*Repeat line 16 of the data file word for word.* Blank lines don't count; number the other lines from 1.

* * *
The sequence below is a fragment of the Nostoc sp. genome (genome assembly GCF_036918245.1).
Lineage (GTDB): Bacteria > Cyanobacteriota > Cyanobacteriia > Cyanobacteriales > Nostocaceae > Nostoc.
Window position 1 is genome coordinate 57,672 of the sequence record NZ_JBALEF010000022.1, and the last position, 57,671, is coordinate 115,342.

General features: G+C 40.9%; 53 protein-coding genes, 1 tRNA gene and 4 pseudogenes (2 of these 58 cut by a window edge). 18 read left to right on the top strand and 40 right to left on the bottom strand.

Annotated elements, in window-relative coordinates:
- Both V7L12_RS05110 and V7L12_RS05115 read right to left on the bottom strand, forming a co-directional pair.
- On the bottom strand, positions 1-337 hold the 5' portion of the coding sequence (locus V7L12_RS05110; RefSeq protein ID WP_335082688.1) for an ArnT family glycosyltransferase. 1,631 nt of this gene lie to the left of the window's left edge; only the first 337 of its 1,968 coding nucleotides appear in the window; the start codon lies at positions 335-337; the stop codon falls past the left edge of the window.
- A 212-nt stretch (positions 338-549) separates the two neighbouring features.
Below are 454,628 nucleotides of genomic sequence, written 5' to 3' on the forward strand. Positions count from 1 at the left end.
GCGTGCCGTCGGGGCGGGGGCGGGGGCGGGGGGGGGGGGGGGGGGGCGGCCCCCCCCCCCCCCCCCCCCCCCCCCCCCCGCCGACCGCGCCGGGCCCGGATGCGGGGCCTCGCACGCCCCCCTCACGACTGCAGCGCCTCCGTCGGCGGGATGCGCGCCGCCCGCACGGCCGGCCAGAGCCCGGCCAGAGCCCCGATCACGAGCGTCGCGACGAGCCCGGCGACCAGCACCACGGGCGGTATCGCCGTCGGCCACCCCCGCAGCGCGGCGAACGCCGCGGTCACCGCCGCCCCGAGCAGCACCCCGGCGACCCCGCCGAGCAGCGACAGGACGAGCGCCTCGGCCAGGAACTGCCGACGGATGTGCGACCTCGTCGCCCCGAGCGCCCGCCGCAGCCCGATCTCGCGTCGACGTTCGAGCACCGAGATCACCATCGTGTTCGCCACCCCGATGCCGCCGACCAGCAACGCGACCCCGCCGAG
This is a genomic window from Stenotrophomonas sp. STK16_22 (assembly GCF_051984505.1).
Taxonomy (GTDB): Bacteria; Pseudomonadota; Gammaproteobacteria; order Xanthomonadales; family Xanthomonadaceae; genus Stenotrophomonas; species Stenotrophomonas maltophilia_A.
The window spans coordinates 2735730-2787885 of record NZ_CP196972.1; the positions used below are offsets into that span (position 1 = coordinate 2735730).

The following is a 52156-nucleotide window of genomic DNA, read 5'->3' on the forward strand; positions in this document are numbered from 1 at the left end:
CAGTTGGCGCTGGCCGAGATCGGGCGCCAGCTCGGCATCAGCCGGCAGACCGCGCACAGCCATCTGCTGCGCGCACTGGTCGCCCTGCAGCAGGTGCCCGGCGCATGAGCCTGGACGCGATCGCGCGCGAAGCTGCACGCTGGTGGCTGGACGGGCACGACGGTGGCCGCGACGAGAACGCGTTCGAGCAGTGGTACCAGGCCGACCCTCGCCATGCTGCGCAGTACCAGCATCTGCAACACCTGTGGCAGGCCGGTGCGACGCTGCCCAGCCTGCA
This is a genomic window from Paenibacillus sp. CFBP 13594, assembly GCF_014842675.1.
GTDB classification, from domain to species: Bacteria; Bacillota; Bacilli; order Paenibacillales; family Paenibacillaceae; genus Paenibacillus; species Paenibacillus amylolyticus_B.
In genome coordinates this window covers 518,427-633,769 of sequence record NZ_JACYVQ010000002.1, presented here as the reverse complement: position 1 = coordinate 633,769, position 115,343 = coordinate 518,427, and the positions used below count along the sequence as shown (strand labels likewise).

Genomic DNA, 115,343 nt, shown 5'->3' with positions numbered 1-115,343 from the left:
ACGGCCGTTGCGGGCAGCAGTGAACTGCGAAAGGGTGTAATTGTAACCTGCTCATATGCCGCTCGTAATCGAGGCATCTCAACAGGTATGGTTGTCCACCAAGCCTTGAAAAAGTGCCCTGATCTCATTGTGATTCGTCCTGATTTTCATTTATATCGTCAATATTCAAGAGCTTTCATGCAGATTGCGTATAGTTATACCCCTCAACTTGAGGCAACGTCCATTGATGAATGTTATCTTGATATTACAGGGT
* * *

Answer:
This is a genomic window from Paenibacillus sp. CFBP 13594, assembly GCF_014842675.1.